In order to ensure exclusivity, a high price tag was charged and total of just 35 factory car conversions were completed by Toyota Technocraft Ltd. Each official Technocraft car converted was made using lightweight fibreglass components (in place of heavy steel original parts: front fenders, trunk lid extension, rear quarter panels, gas door, front and rear bumpers, 3-piece wing) and re-classified as completely new cars (with their own specially numbered TRD vin plate riveted to the body to indicate their authenticity and rarity).
The Toyota Technocraft Ltd. TRD2000GT had a 60 mm (2.4 in) wider front and rear track (due to the addition of wider wheels and tires) which improved handling considerably over the original equipment. Virtually every car converted also had other TRD parts fitted too including extensive changes to both the suspension and engine. Most cars left the factory making more power due to TRD bolt-ons, some cars even left the factory boasting up to 500 PS (493 hp/368 kW) and less than 1100 kg (2425 lb) for a very impressive power to weight ratio.While TRD Japan only offered a small number of kits with all body parts required for third-party conversion, Toyota Technocraft Ltd. offered complete car conversions.
Only 3 complete Toyota Technocraft Ltd. cars are known to have been shipped into Europe with only 10 complete cars allocated to TRD USA for the entire American market. This makes these officially built Toyota Technocraft Ltd. TRD2000GTs the rarest of all MR2s and ultimately the most sought after and difficult to find. It is unknown how many original Toyota Technocraft Ltd.(non factory replica) cars still exist today, but it is known that a small number of conversion kits were imported from TRD Japan into the US for USDM Conversions. Now there are officially no more TRD 2000GT body kits sold on the TRD USA website, so finding one may be difficult (The alternative to this kit is said to be the TD3000 bodykit by Extreme Dimensions). In many respects the extended body can be compared to that of a Porsche Turbo widebody. The car track width is extended and body dimensions dramatically changing the cars overall visuals, giving the car a "supercar" look, and also better handling and weight reduction. Very little is known about these cars outside of Japan.
The Sard MC8-R was a modified and lengthened version of the SW20 built for GT racing by Toyota's works team SARD (Sigma Advanced Research Development). The MC8-R housed a twin turbo version of the 1UZ-FE V8 giving out 600bhp. Eligible for the GT1 category, the MC8-R lacked pace against the new generation supercars and homologation specials such as Porsche 911 GT1, but did compete alongside a similarly modified Toyota Supra. Later that year the car attempted the 1000km Suzuka, this time managing to finish. The MC8-R made its first outing in the 1995 24 Hours of Le Mans where it retired after 14 laps. It reappeared at Le Mans the following year, finishing 24th, the second last position of cars that were still running. The car would attempt the 1997, only for it not to make it past pre-qualifying stage. Two cars were entered in the FIA GT Championship round at the 1000km Suzuka, but neither car managed to finish. It was replaced for the following year with the GT-One.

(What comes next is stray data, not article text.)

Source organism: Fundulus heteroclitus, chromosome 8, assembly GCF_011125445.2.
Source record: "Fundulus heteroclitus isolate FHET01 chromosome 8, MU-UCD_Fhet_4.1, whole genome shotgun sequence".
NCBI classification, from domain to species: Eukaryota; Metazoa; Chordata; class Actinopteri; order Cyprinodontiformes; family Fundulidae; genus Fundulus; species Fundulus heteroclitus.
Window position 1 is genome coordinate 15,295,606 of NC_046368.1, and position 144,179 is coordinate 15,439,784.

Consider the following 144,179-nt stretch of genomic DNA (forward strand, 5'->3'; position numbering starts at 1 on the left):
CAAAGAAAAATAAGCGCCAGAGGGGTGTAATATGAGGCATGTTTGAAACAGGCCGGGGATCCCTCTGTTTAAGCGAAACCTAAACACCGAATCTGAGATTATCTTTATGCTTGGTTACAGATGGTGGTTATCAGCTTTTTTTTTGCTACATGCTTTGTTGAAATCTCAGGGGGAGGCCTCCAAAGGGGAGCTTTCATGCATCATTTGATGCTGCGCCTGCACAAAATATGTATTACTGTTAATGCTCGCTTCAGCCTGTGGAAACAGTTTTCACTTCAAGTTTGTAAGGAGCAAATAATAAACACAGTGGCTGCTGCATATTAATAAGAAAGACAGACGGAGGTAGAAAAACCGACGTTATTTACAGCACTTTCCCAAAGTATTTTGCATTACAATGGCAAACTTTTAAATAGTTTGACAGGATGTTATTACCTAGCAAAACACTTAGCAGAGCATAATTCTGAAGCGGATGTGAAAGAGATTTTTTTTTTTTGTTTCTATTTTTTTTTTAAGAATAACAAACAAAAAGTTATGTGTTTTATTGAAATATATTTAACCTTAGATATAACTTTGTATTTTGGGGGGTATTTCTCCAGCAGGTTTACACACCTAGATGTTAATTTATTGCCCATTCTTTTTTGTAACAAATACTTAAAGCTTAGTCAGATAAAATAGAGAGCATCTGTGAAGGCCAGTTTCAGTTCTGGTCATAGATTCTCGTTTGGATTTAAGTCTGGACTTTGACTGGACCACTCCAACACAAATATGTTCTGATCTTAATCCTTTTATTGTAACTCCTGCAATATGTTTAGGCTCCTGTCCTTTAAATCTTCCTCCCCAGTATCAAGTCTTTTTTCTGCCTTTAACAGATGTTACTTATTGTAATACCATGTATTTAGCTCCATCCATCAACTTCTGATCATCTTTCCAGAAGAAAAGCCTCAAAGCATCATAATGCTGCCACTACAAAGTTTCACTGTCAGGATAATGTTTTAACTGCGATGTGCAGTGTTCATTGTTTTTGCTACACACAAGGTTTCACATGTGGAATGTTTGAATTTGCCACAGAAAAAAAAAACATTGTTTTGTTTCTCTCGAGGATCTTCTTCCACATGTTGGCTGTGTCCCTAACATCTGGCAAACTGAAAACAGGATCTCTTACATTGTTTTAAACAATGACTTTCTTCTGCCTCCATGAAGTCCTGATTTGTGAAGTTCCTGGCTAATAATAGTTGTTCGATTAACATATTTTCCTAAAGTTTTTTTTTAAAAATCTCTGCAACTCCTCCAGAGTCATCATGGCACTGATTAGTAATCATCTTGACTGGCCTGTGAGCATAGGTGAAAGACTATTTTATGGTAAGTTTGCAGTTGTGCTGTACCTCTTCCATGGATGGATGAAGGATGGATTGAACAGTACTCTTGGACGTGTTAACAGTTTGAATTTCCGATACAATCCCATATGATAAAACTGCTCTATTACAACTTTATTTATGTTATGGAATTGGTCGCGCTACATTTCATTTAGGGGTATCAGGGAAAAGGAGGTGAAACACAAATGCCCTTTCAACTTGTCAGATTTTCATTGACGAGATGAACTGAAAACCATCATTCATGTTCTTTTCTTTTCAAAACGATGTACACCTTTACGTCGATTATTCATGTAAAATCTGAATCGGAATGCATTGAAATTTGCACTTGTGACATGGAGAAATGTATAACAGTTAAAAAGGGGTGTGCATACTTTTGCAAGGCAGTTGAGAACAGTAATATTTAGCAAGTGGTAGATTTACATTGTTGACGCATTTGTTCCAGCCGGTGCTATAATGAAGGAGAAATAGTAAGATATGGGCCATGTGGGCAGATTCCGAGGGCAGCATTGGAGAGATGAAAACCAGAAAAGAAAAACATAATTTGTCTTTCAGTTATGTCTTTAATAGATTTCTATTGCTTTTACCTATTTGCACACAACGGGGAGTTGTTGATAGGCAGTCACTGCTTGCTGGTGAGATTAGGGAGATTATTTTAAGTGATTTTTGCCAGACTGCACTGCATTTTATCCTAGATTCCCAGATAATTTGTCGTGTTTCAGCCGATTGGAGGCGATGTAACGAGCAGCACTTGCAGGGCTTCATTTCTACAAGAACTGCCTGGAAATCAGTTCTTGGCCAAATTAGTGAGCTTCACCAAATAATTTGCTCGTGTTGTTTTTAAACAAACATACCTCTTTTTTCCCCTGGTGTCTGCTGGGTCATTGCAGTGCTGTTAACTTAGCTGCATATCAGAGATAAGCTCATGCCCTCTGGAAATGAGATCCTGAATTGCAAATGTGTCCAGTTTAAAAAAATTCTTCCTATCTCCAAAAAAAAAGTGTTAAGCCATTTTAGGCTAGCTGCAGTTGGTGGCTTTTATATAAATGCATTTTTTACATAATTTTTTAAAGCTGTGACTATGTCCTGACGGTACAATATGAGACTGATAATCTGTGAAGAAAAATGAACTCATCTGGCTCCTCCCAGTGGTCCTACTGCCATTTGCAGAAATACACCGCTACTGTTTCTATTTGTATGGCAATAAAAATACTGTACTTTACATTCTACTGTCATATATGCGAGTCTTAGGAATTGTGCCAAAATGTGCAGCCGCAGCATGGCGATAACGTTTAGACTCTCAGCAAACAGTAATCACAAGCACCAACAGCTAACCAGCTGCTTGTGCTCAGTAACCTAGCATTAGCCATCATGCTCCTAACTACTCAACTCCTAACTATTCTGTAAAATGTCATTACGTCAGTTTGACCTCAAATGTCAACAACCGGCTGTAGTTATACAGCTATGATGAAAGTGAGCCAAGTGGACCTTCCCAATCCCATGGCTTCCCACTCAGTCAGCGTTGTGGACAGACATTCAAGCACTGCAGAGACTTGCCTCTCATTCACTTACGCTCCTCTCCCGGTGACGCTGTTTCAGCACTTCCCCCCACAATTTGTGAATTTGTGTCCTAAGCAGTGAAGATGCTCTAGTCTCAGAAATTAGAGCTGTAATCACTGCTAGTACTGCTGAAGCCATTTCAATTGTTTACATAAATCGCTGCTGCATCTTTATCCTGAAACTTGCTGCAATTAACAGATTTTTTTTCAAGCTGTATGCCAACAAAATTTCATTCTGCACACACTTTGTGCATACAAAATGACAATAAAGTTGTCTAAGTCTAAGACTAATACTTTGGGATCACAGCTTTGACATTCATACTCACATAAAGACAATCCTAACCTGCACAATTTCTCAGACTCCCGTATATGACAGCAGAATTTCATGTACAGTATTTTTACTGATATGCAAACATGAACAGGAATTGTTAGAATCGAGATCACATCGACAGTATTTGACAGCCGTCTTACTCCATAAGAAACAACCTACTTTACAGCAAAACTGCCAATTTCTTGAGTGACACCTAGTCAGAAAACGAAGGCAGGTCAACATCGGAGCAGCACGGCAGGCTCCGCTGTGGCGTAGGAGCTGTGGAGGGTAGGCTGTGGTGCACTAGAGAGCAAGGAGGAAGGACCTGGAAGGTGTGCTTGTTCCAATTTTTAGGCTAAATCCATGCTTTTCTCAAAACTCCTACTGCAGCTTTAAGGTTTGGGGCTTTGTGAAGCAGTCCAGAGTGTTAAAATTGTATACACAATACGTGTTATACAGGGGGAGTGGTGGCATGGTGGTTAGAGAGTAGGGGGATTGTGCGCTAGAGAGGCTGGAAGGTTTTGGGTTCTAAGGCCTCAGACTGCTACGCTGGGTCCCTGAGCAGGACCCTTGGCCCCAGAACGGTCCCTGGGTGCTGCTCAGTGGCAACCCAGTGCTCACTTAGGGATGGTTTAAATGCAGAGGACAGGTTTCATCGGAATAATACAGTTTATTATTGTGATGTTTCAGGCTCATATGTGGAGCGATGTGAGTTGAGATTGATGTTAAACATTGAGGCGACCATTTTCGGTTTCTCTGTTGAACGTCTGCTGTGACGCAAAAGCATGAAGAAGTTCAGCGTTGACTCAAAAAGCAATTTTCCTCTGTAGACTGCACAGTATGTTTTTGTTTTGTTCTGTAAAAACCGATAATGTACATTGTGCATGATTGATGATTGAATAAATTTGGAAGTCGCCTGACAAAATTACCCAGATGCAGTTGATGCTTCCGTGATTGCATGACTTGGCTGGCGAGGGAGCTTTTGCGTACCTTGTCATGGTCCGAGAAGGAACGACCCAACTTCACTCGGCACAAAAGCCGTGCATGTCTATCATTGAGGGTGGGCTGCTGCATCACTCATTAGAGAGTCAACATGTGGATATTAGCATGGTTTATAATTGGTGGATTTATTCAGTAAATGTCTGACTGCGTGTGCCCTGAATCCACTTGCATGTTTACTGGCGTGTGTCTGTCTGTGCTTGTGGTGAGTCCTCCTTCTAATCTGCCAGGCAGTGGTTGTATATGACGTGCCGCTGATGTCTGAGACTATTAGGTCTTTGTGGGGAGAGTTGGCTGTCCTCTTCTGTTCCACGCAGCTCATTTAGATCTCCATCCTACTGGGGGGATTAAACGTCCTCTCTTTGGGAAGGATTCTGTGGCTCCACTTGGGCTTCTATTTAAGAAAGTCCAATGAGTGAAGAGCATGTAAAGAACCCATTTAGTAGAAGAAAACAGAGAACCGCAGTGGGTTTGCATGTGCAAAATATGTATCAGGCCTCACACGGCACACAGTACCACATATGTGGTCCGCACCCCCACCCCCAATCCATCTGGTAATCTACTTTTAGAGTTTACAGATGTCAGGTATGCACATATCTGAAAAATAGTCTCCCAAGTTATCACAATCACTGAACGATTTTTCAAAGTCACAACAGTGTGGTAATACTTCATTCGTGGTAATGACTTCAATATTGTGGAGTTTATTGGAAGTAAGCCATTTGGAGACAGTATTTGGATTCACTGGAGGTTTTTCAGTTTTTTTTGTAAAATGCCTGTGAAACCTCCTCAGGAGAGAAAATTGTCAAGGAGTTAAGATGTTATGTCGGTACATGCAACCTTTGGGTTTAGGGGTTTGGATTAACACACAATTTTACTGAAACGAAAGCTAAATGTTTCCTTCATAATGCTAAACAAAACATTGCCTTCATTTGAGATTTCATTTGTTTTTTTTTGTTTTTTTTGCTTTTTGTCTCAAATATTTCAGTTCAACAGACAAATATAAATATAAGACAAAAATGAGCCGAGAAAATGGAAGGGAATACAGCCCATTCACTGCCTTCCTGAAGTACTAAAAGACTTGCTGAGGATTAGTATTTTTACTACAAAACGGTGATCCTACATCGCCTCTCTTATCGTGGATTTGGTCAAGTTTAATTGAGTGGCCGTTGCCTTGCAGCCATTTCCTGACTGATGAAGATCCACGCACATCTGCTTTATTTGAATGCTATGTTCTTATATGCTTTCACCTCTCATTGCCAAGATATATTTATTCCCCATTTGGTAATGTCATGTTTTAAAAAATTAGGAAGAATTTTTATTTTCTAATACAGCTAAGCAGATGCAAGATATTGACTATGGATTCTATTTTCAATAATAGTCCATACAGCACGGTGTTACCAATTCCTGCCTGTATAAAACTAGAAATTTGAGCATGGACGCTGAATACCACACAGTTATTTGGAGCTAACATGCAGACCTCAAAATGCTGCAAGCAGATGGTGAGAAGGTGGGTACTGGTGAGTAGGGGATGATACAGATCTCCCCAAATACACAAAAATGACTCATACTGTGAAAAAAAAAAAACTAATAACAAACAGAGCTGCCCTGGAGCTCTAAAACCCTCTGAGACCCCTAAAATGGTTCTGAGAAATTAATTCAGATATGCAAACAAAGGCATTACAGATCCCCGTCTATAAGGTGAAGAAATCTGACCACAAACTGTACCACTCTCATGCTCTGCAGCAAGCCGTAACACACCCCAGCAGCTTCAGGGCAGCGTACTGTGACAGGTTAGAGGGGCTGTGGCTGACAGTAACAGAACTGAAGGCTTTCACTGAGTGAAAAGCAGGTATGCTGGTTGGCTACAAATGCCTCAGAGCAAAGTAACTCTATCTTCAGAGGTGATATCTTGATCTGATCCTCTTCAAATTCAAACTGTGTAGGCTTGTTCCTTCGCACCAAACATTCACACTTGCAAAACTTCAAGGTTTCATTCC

One MC8 road car was built in order to meet homologation requirements, but its current whereabouts are unknown.
After having been in the market for almost ten years, the SW20 had to move aside as Toyota released the new MR2, designated ZZW30. The new MR2 was in line with Toyotas latest tactic of making more economical cars. The Toyota Supra was scrapped and the MR2 almost received the same fate. The car received a complete makeover compared to the two previous models. One of the biggest changes was the replacement of the solid, T-Top, and sunroof options with a true convertible soft top, giving the car the 'Spyder' designation. Due to a new car design rule from SAE (The Society of Automotive Engineers), the pop-up headlights as seen on SW20 had to be removed.
Many claim that this car was inspired by Porsche Boxster which was released in 1996, due to its similar appearance. However, the first prototype of MR-S appeared in 1997 at Tokyo Motorshow, which had slightly more angled and rigid appearance than the current production model. The production model includes additional curves for a more aerodynamic and appealing look. The MR2 Spyder chief engineer Harunori Shiratori once said "First, we wanted true driver enjoyment, blending good movement, low inertia and light weight. Then, a long wheelbase to achieve high stability and fresh new styling; a mid-engine design to create excellent handling and steering without the weight of the engine up front; a body structure as simple as possible to allow for easy customizing, and low cost to the consumer."
In Japan, the car is called the MR-S, which purportedly is derived from the forementioned designation. Toyota changed the American name to "MR2 Spyder" reportedly because the idea of a car with the nickname of "Mrs." would sound funny. In spite of this effort, the car is referred to as the "Mr. 2" by some enthusiasts. The 1999 MR2 Spyder was an element of Toyota Project Genesis, a failed effort to bring younger buyers to the marque in the United States.